Tag Archives: witness

Witnesses to Beauty

Sunday, May 13 (O.S., April 30), 2018: Sixth Sunday of Pascha; Sunday of the Blind Man; Holy Apostle James, the brother of St. John the Theologian (44); St. Donatus, bishop of Euroea (387); Uncovering of the relics of Hieromartyr Basil, bishop of Amasea (322). Martyr Maximus.

Epistle: Acts 16:16-34
Gospel: John 9:1-38

Christ is Risen!

St Paul tells the Church at Ephesus that they are to speak “the truth in love.” He tells them this so that they might not be “tossed to and fro and carried about with every wind of doctrine, by the trickery of men” and “in the cunning craftiness of deceitful plotting.”

And they are to speak the truth in love so that they

…may grow up in all things into Him who is the head—Christ— from whom the whole body, joined and knit together by what every joint supplies, according to the effective working by which every part does its share, causes growth of the body for the edifying of itself in love (see Ephesians 4:14-16, NKJV).

We need to pay close attention to what the Apostle says here.

The command to speak “the truth in love” is not something we do to draw others to Christ. Speaking “the truth in love” is essential for our own salvation, own growth in Christ and spiritual maturity.

Compare this to the idea that, as I’ve heard more than one Orthodox Christian say, “The most loving thing I can do is to tell someone the truth.” Did you catch the difference?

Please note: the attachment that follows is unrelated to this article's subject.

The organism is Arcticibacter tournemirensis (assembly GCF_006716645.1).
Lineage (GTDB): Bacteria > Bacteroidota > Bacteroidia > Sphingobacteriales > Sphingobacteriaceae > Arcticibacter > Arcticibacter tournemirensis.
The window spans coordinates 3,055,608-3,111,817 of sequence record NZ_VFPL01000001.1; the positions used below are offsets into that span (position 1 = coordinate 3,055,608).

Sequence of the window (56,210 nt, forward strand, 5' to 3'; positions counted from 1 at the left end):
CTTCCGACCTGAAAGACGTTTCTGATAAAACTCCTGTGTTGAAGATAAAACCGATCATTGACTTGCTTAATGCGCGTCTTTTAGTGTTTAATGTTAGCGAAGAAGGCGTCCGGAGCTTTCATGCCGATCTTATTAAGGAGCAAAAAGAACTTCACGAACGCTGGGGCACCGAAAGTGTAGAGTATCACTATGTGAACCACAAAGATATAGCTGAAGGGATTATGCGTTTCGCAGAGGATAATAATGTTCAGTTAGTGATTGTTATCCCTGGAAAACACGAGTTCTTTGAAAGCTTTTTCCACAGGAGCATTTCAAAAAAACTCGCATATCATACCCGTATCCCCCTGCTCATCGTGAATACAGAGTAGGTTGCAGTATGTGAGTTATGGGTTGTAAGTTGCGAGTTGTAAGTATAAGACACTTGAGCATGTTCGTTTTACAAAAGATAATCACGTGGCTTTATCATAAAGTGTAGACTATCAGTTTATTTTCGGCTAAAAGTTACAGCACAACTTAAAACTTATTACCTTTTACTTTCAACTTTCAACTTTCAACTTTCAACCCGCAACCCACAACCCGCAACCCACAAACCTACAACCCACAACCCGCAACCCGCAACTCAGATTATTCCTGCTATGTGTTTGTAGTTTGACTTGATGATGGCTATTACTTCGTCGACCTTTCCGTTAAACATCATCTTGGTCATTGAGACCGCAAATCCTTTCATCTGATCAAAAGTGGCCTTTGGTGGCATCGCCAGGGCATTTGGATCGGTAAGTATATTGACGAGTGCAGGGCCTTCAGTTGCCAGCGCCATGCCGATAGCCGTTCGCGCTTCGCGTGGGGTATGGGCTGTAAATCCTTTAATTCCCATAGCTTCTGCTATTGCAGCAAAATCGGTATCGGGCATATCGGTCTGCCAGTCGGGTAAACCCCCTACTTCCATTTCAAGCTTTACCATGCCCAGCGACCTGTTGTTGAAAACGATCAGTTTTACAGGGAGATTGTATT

Paul says that for your own salvation and to become more like Christ, let love guide your words. This is different from the rather crass assumption that my words are loving because they are true and I’m telling you something for your own good.

The naked expression of the truth is not loving. Far from it. It is simply a means of gaining power over others by shaming them. Rarely, if ever, are the people who say the most loving thing you can do is to tell someone the truth open to such “love” themselves.

Look at the reading today from Acts.

The slave girl is saying something which is indubitably true. St Paul and his companions “are the servants of the Most High God, who proclaim to us the way of salvation.” And yet, as events unfold, we discover that while what is said is true, it is said not “in love” but because of demonic possession. The girl says something true in the service of extending the power of demons.

Her owners, by the way, are fine with this. They are happy to see this girl enslaved to a demon because it makes them rich. They are willing to grow wealthy by enslaving not only the girl’s body but also her soul.